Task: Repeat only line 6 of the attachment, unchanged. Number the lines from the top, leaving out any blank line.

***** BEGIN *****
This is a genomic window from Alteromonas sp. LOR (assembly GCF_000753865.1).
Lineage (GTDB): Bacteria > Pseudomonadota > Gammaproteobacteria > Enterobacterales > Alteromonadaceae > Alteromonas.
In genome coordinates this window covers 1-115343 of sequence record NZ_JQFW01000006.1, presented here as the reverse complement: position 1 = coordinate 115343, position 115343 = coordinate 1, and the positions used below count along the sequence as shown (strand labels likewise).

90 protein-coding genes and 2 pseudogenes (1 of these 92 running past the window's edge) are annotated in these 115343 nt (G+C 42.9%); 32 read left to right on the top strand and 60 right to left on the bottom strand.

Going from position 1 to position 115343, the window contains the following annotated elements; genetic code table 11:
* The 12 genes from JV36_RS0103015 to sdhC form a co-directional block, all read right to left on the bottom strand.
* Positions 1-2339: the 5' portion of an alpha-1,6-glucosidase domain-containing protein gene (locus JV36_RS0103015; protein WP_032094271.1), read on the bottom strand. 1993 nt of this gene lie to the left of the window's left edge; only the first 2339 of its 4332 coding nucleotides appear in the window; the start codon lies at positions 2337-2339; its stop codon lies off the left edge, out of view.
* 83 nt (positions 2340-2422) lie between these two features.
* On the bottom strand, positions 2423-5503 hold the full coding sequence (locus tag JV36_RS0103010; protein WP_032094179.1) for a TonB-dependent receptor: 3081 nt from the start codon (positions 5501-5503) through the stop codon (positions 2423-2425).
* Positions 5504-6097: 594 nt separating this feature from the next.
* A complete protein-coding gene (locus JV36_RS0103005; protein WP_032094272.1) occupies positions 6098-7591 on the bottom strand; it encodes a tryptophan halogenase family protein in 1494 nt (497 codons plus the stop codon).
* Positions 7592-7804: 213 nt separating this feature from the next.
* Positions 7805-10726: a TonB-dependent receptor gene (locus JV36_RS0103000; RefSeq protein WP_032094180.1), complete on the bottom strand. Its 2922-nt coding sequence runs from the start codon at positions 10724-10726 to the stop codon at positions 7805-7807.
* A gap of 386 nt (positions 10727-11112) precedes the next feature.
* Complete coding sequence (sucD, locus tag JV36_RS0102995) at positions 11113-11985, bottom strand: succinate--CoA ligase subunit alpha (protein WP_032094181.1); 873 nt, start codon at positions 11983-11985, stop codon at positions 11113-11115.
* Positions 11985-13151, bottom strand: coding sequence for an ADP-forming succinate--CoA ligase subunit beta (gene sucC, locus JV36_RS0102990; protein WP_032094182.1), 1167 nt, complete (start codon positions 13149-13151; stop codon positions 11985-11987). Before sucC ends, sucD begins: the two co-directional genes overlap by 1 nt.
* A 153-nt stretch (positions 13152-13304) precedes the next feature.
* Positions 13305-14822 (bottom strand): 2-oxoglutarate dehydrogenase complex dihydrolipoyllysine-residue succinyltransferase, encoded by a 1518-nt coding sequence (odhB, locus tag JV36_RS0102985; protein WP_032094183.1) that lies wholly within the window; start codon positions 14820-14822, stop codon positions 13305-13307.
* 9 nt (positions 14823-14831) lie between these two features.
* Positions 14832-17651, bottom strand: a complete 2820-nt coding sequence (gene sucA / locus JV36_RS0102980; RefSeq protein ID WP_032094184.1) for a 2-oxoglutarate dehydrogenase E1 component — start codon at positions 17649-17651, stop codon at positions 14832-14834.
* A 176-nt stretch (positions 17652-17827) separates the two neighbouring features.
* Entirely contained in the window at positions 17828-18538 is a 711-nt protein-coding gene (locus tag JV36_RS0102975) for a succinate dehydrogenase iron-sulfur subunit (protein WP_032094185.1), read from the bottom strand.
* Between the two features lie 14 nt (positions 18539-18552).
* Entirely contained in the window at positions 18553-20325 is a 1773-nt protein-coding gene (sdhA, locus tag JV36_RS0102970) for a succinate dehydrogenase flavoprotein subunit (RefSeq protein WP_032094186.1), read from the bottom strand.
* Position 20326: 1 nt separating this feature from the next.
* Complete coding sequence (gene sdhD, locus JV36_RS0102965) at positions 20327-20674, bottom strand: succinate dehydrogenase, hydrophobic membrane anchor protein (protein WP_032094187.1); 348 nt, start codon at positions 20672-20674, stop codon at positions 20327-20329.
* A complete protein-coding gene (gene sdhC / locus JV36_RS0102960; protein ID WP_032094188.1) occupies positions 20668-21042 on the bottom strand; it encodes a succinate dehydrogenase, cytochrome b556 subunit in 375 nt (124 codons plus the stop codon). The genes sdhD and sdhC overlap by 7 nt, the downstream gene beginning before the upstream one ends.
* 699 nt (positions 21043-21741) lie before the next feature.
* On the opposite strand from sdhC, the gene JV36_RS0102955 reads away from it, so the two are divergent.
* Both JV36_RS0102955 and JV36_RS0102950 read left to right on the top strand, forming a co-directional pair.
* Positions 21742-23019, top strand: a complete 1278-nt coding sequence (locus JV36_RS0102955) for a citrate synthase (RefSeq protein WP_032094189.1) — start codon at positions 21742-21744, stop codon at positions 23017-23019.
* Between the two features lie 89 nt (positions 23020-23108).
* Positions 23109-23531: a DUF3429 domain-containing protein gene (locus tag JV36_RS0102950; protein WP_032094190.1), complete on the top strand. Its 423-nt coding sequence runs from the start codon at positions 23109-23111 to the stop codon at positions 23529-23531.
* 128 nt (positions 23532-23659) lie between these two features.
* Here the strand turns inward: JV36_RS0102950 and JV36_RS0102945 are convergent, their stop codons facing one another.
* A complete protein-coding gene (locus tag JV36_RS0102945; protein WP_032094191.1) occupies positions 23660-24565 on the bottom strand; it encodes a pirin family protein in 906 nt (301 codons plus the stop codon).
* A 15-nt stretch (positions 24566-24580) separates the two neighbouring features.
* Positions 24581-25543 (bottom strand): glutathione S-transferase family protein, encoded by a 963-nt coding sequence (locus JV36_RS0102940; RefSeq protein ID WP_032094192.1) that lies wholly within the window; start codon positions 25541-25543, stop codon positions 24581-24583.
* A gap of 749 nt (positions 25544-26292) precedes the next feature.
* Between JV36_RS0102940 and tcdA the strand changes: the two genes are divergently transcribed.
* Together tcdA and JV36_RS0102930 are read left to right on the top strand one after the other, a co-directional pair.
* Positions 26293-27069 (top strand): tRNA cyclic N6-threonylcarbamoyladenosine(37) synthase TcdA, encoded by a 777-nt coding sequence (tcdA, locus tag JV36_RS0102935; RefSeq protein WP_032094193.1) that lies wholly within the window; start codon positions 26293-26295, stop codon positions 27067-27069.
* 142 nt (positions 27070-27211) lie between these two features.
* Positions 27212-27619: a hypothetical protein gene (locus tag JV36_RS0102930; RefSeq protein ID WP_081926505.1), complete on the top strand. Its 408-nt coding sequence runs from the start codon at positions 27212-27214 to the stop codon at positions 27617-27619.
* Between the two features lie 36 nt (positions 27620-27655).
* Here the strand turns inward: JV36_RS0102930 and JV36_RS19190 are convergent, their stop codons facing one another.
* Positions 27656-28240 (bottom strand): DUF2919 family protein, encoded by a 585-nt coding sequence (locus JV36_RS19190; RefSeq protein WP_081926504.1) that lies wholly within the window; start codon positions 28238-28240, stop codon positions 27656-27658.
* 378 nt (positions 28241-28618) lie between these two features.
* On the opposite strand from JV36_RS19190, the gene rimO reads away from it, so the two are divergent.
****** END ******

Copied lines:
* The 12 genes from JV36_RS0103015 to sdhC form a co-directional block, all read right to left on the bottom strand.